Dyspraxia is a common neurological or brain-related disorder, which affects movement and coordination. People suffering from Dyspraxia face problems in everything that needs coordination. For example, playing games or learning to drive. It does not affect your intelligence, but it does affect your fine motor skills which can include writing or using small objects.
This disorder affects a person’s capacity to make smooth and easy movements. Sometimes if a baby is born earlier than the normal time, there are more chances of the child developing this disorder. Studies also show that Dyspraxia is more common among men than women.
Symptoms Of Dyspraxia:
Some symptoms of this disorder have been explained on the Nation Health Service (NHS) website of the UK. It can have different effects on different people and keeps changing with time. A person can face many problems due to this disease. Some of them are listed below.
- Problem in coordination, balance and movement
- Problem in learning a new thing, which includes remembering information
- Daily routine issues, like wearing clothes or preparing food
- Issues in writing, using keyboard and in holding small items
- Social awkwardness or lack of self-confidence and difficulty in dealing with emotions
- Bad time management and organizational skills
- Some people may also suffer from memory, perception and processing situation
There is no treatment for Dyspraxia but therapy helps people cope with the issues they face in daily life. Occupational therapy is used to find ways to enable a person to be independent and perform daily chores like writing or cooking. Cognitive Behavioral Therapy (CBT) named talking therapy is used to help people change their way of thinking and behaving and start managing their problems.
Do regular exercise to remain fit and healthy, use laptop or computer in case of problems in writing, use of a calendar, dairy or pp to organize things and thinking positively may help. It is not unusual for a person to be suffering from other issues along with Dyspraxia like ADH, Autism spectrum disorder, childhood apraxia of speech, dyscalculia and dyslexia.
Diagnosis of Dyspraxia:
A diagnosis of dyspraxia can be made by a clinical psychologist, an educational psychologist, a pediatrician, or an occupational therapist Any parent who suspects their child may have dyspraxia should see doctor.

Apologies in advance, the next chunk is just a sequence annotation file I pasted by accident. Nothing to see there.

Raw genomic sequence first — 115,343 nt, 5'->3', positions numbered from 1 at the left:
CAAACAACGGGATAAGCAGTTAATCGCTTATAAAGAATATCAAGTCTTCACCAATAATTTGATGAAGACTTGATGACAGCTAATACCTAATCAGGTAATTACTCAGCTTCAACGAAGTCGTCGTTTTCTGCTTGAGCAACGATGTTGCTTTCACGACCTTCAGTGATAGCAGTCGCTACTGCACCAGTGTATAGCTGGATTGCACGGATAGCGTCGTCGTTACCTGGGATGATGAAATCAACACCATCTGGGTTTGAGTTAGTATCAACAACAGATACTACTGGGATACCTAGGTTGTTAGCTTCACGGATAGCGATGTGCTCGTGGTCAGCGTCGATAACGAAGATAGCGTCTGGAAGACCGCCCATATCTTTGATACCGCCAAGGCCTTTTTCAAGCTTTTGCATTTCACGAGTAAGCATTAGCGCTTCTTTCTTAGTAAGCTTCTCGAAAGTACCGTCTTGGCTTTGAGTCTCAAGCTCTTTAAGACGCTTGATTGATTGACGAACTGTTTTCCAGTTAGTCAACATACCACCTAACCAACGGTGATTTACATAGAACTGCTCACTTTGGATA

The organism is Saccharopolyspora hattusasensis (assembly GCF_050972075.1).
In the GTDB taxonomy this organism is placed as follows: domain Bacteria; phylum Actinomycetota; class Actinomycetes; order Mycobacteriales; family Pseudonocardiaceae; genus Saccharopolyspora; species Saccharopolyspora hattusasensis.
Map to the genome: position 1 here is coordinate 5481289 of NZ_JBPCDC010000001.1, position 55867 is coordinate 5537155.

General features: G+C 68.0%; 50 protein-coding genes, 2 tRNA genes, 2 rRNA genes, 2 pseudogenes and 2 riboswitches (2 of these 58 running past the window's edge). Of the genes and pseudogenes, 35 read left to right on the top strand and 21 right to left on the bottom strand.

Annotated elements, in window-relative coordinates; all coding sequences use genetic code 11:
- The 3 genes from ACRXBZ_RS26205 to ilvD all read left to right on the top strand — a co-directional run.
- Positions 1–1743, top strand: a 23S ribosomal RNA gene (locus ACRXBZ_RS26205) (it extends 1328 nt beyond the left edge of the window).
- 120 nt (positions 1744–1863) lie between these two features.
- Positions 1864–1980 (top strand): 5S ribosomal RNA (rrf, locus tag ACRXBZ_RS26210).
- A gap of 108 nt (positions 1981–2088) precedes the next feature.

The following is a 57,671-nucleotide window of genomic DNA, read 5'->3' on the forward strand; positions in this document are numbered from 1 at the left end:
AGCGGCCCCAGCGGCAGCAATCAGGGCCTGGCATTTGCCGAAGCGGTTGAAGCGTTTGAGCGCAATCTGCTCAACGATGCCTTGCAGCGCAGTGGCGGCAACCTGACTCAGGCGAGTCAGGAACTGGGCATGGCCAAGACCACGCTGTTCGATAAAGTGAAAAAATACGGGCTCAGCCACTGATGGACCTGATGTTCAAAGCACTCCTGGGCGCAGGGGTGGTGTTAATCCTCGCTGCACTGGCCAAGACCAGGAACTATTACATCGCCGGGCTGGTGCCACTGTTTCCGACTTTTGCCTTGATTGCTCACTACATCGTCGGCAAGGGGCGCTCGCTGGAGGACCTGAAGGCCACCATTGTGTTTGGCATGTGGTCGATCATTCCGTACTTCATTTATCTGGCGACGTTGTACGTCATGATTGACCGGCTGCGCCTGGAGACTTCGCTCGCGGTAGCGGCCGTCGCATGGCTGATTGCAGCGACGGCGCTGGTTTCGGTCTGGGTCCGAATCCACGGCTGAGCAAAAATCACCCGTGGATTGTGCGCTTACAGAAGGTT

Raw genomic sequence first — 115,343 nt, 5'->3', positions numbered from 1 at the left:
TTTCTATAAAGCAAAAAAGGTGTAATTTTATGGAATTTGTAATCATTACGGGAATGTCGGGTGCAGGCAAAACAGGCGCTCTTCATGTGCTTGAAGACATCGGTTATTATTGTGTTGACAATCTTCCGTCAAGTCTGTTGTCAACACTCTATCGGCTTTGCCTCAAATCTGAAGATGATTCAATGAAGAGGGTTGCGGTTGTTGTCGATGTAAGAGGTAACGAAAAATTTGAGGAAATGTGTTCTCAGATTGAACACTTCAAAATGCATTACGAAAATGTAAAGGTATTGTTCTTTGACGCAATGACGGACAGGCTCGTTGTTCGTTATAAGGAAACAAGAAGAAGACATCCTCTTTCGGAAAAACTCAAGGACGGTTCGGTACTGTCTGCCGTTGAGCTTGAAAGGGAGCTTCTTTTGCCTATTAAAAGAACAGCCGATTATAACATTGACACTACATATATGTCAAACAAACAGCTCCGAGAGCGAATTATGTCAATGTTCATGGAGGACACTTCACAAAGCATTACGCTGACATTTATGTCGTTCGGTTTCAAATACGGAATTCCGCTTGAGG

When carrying out an assessment, details will be required regarding the child’s developmental history, intellectual ability, and gross and fine motor skills:
- Gross motor skills – how well the child uses large muscles that coordinate body movement, including jumping, throwing, walking, running, and maintaining balance.
- Fine motor skills – how well the child can use smaller muscles, including tying shoelaces, doing up buttons, cutting out shapes with a pair of scissors, and writing.
The evaluator will need to know when and how developmental milestones, such as walking, crawling, and speaking were reached. The child will be evaluated for balance, touch sensitivity, and variations on walking activities.
Treatments for dyspraxia:
Although dyspraxia is not curable, with treatment, the individual can improve. However, the earlier a child is diagnosed, the better their prognosis will be. The following specialists most commonly treat people with dyspraxia:
- Occupational therapy:
An occupational therapist will evaluate how the child manages with everyday functions both at home and at school. They will then help the child develop skills specific to daily activities which they find difficult.
- Speech and language therapy:
The speech-language pathologist will conduct an assessment of the child’s speech, and then implement a treatment plan to help them to communicate more effectively.
- Perceptual motor training:
This involves improving the child’s language, visual, movement, and auditory skills. The individual is set a series of tasks that gradually become more advanced – the aim is to challenge the child so that they improve, but not so much that it becomes frustrating or stressful.
- Active Play
Experts say the active play any play that involves physical activity –which can be outdoors or inside the home, helps improve motor activity. Play is a way children learn about the environment and about themselves, and particularly for children aged 3-5; it is a crucial part of their learning.
Active play is where a very young child’s physical and emotional learning, their development of language, their special awareness, the development of what their senses are, all come together.The more children are involved in active play, the better they will become at interacting with other children successfully.